Box Features

Box is a utility for the building of docker images. Through use of mruby, we provide additional flexibility over the vanilla docker build command by adding control structures and basic predicates. We also add new verbs that allow new actions, such as flattening and tagging images.

Some features that differentiate it from docker build:

Getting Box

Download a Release


Quick Install: curl -sSL | sudo bash

Or download a release: Just gunzip the downloaded file and put it in your path:

$ gunzip box.$(uname -s).gz
$ chmod 755 box.$(uname -s)
$ sudo mv box.$(uname -s) /usr/local/bin/box

Alternatively, we have a homebrew tap and debian and redhat packages on the releases page.

Build Plans

Build Plans power Box and are the core of its functionality. This document describes how you can power box by writing build plans, and what techniques to use while writing them.

Box Build Plans are Programs

Exploit this! Use functions! Set variables and constants!

run this plan with:

GOLANG_VERSION=1.7.5 box [plan file]

If a plan name is not specified it will default to box.rb.

from "ubuntu"

# this function will create a new layer running the command inside the
# function, installing the required package.
def install_package(pkg)
  run "apt-get install '#{pkg}' -y"

run "apt-get update"
install_package "curl" # `run "apt-get install curl -y"`

# get the local environment's setting for GOLANG_VERSION, and set it here:
go_version = getenv("GOLANG_VERSION")
run %Q[curl -sSL \{go_version}.linux-amd64.tar.gz \
    | tar -xvz -C /usr/local]

Powered by mruby

Box uses the mruby programming language. It does this to get a solid language syntax, functions, variables and more. However, it is not a fully featured Ruby such as MRI and contains almost zero standard library functionality, allowing for only the basic types, and no I/O operations outside of the box DSL are permitted.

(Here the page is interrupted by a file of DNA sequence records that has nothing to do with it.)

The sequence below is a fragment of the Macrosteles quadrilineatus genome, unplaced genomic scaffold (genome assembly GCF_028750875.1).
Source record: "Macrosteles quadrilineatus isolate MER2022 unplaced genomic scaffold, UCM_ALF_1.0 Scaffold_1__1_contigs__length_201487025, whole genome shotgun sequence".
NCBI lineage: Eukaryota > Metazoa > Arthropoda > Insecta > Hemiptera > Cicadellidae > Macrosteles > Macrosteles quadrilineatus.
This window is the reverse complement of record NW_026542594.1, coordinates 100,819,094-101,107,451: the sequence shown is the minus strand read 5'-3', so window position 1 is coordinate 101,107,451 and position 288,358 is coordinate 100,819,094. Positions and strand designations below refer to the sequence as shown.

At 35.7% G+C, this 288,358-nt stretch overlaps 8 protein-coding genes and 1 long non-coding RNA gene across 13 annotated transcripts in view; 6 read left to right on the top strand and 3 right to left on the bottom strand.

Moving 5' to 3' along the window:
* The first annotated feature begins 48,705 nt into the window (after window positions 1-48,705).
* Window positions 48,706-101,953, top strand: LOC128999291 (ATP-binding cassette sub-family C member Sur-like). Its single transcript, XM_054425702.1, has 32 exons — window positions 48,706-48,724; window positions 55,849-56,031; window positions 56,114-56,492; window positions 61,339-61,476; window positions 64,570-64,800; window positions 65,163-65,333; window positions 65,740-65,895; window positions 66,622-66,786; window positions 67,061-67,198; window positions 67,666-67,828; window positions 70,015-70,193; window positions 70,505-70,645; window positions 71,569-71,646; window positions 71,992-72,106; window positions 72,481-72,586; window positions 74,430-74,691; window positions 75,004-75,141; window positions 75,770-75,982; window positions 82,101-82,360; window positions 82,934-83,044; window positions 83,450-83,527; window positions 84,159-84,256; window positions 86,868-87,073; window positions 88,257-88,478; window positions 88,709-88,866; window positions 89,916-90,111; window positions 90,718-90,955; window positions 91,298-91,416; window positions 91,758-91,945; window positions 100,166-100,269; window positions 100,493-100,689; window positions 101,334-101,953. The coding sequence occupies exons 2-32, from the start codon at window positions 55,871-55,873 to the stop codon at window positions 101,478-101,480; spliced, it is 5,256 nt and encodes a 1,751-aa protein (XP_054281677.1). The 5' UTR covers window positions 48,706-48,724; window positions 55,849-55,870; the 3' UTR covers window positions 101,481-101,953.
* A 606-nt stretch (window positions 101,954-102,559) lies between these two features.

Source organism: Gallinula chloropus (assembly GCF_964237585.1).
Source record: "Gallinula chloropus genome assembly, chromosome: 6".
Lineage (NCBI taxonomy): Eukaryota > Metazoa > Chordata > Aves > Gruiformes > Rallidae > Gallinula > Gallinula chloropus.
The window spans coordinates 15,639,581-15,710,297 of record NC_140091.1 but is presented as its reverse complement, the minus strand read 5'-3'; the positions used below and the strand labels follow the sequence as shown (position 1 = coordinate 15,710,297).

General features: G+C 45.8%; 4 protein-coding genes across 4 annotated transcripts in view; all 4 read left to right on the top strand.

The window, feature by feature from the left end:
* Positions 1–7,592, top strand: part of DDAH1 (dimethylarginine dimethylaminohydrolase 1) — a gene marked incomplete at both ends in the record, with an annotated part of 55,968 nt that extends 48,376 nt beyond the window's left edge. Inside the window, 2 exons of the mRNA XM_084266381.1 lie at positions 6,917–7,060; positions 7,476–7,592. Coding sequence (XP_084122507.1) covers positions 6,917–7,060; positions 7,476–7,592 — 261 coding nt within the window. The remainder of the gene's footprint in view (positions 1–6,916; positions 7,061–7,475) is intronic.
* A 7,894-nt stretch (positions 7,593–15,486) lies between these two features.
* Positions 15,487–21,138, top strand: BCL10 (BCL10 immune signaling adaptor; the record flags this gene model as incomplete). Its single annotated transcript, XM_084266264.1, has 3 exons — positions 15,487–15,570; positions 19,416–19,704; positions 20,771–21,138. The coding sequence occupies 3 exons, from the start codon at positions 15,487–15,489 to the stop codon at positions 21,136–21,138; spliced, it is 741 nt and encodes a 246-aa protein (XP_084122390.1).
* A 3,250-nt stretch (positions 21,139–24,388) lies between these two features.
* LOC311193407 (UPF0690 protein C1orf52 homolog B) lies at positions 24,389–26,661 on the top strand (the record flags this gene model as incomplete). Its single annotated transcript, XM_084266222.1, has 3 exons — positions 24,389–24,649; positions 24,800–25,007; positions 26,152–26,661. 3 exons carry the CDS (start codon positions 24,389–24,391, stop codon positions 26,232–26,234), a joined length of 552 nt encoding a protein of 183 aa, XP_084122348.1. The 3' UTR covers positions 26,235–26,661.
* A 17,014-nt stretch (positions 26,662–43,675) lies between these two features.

You can however:

Tagging and Image Editing

You can tag images mid-plan to create multiple images, each subsets (or supersets, depending on how you look at it) of each other.

Additionally, you can use functions like after, skip, and flatten to manipulate images in ways you may not have considered:

from :ubuntu
skip do
  run "apt-get update"
  run "apt-get install curl -y"
  run "curl -sSL -O"
  tag :downloaded

run "dpkg -i box*.deb"
after do
  tag :installed

Because the tag is processed after the final edits occur, tag installed will not contain the update manifests, curl, or the .deb. Tag downloaded will, though (but will also not contain the installed package).

The Debugger

debug is a really powerful tool for establishing a breakpoint in your build plan where you can investigate your container.

Just add a line:


And as soon as it is reached you will see a shell appear in your console.

Verb Properties

copy, run, and other support properties to modify their behavior. You should check out what you can do in the docs, but here are a few examples.

# `output: false` runs vim without attaching to the TTY, allowing you to run this
# command in a logging environment as well as a terminal one
run "vim +PluginInstall -c 'set nomore' +qall", output: false

# `ignore_list` takes an array of string patterns to ignore from the
# file list.
copy "*", ".", ignore_list: %w[foo bar]

Experiment with the REPL

The REPL is a line interpreter that immediately gives you feedback on any given statement, allowing you to build an image interactively.

Works great with debug!

Launch with box repl.

Parallel Building

box multi can build several plans at once. Just supply multiple filenames!

Note that multi-builds do not return the output of run statements, largely because there would be a lot of noise in parallel execution.